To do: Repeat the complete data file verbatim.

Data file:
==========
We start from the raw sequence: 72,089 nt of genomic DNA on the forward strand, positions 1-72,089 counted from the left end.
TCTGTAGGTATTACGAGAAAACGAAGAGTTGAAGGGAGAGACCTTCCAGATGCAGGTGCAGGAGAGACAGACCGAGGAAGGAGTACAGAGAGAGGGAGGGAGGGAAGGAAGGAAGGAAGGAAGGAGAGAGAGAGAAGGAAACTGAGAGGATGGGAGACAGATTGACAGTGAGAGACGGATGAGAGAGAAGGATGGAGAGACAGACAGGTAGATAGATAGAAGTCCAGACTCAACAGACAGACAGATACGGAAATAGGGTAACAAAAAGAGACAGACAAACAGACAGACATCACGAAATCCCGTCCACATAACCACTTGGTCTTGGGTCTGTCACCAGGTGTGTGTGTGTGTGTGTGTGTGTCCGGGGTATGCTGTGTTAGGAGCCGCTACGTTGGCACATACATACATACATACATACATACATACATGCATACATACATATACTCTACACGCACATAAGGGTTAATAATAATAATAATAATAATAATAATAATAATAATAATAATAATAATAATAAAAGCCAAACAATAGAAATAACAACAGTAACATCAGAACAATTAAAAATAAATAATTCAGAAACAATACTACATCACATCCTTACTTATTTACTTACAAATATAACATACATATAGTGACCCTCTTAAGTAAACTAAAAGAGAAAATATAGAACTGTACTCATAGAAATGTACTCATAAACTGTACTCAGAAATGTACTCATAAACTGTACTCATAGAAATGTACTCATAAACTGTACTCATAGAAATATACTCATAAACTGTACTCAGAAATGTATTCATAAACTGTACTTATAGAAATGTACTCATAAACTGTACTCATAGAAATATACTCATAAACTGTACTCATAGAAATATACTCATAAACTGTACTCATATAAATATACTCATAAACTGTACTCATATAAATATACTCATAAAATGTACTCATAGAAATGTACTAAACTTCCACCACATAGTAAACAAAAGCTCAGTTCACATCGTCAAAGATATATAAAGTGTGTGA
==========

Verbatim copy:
We start from the raw sequence: 72,089 nt of genomic DNA on the forward strand, positions 1-72,089 counted from the left end.
TCTGTAGGTATTACGAGAAAACGAAGAGTTGAAGGGAGAGACCTTCCAGATGCAGGTGCAGGAGAGACAGACCGAGGAAGGAGTACAGAGAGAGGGAGGGAGGGAAGGAAGGAAGGAAGGAAGGAGAGAGAGAGAAGGAAACTGAGAGGATGGGAGACAGATTGACAGTGAGAGACGGATGAGAGAGAAGGATGGAGAGACAGACAGGTAGATAGATAGAAGTCCAGACTCAACAGACAGACAGATACGGAAATAGGGTAACAAAAAGAGACAGACAAACAGACAGACATCACGAAATCCCGTCCACATAACCACTTGGTCTTGGGTCTGTCACCAGGTGTGTGTGTGTGTGTGTGTGTGTCCGGGGTATGCTGTGTTAGGAGCCGCTACGTTGGCACATACATACATACATACATACATACATACATGCATACATACATATACTCTACACGCACATAAGGGTTAATAATAATAATAATAATAATAATAATAATAATAATAATAATAATAATAATAAAAGCCAAACAATAGAAATAACAACAGTAACATCAGAACAATTAAAAATAAATAATTCAGAAACAATACTACATCACATCCTTACTTATTTACTTACAAATATAACATACATATAGTGACCCTCTTAAGTAAACTAAAAGAGAAAATATAGAACTGTACTCATAGAAATGTACTCATAAACTGTACTCAGAAATGTACTCATAAACTGTACTCATAGAAATGTACTCATAAACTGTACTCATAGAAATATACTCATAAACTGTACTCAGAAATGTATTCATAAACTGTACTTATAGAAATGTACTCATAAACTGTACTCATAGAAATATACTCATAAACTGTACTCATAGAAATATACTCATAAACTGTACTCATATAAATATACTCATAAACTGTACTCATATAAATATACTCATAAAATGTACTCATAGAAATGTACTAAACTTCCACCACATAGTAAACAAAAGCTCAGTTCACATCGTCAAAGATATATAAAGTGTGTGA